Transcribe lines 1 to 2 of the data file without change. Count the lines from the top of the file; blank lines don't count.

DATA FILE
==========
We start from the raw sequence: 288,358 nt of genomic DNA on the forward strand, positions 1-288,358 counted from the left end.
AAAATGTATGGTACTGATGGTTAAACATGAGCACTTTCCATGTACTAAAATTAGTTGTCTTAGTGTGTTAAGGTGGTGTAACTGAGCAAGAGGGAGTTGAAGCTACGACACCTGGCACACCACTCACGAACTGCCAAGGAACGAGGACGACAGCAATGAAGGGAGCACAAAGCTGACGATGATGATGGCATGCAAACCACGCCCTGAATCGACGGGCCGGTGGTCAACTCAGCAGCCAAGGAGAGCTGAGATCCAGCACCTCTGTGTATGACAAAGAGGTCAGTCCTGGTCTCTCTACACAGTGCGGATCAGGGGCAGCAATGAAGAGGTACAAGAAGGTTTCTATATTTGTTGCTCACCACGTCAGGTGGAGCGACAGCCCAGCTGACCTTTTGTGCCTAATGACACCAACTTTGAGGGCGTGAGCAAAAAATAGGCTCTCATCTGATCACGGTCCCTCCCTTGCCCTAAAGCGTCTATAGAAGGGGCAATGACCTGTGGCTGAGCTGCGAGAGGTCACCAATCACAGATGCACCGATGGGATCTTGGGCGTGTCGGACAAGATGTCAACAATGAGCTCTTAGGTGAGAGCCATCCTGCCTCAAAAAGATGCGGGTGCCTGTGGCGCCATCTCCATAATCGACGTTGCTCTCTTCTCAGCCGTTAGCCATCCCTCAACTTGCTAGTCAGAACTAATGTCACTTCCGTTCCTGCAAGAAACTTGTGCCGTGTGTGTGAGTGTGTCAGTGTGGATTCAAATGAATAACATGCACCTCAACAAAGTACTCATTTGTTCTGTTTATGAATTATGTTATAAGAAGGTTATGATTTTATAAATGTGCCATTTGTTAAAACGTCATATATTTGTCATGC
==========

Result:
We start from the raw sequence: 288,358 nt of genomic DNA on the forward strand, positions 1-288,358 counted from the left end.
AAAATGTATGGTACTGATGGTTAAACATGAGCACTTTCCATGTACTAAAATTAGTTGTCTTAGTGTGTTAAGGTGGTGTAACTGAGCAAGAGGGAGTTGAAGCTACGACACCTGGCACACCACTCACGAACTGCCAAGGAACGAGGACGACAGCAATGAAGGGAGCACAAAGCTGACGATGATGATGGCATGCAAACCACGCCCTGAATCGACGGGCCGGTGGTCAACTCAGCAGCCAAGGAGAGCTGAGATCCAGCACCTCTGTGTATGACAAAGAGGTCAGTCCTGGTCTCTCTACACAGTGCGGATCAGGGGCAGCAATGAAGAGGTACAAGAAGGTTTCTATATTTGTTGCTCACCACGTCAGGTGGAGCGACAGCCCAGCTGACCTTTTGTGCCTAATGACACCAACTTTGAGGGCGTGAGCAAAAAATAGGCTCTCATCTGATCACGGTCCCTCCCTTGCCCTAAAGCGTCTATAGAAGGGGCAATGACCTGTGGCTGAGCTGCGAGAGGTCACCAATCACAGATGCACCGATGGGATCTTGGGCGTGTCGGACAAGATGTCAACAATGAGCTCTTAGGTGAGAGCCATCCTGCCTCAAAAAGATGCGGGTGCCTGTGGCGCCATCTCCATAATCGACGTTGCTCTCTTCTCAGCCGTTAGCCATCCCTCAACTTGCTAGTCAGAACTAATGTCACTTCCGTTCCTGCAAGAAACTTGTGCCGTGTGTGTGAGTGTGTCAGTGTGGATTCAAATGAATAACATGCACCTCAACAAAGTACTCATTTGTTCTGTTTATGAATTATGTTATAAGAAGGTTATGATTTTATAAATGTGCCATTTGTTAAAACGTCATATATTTGTCATGC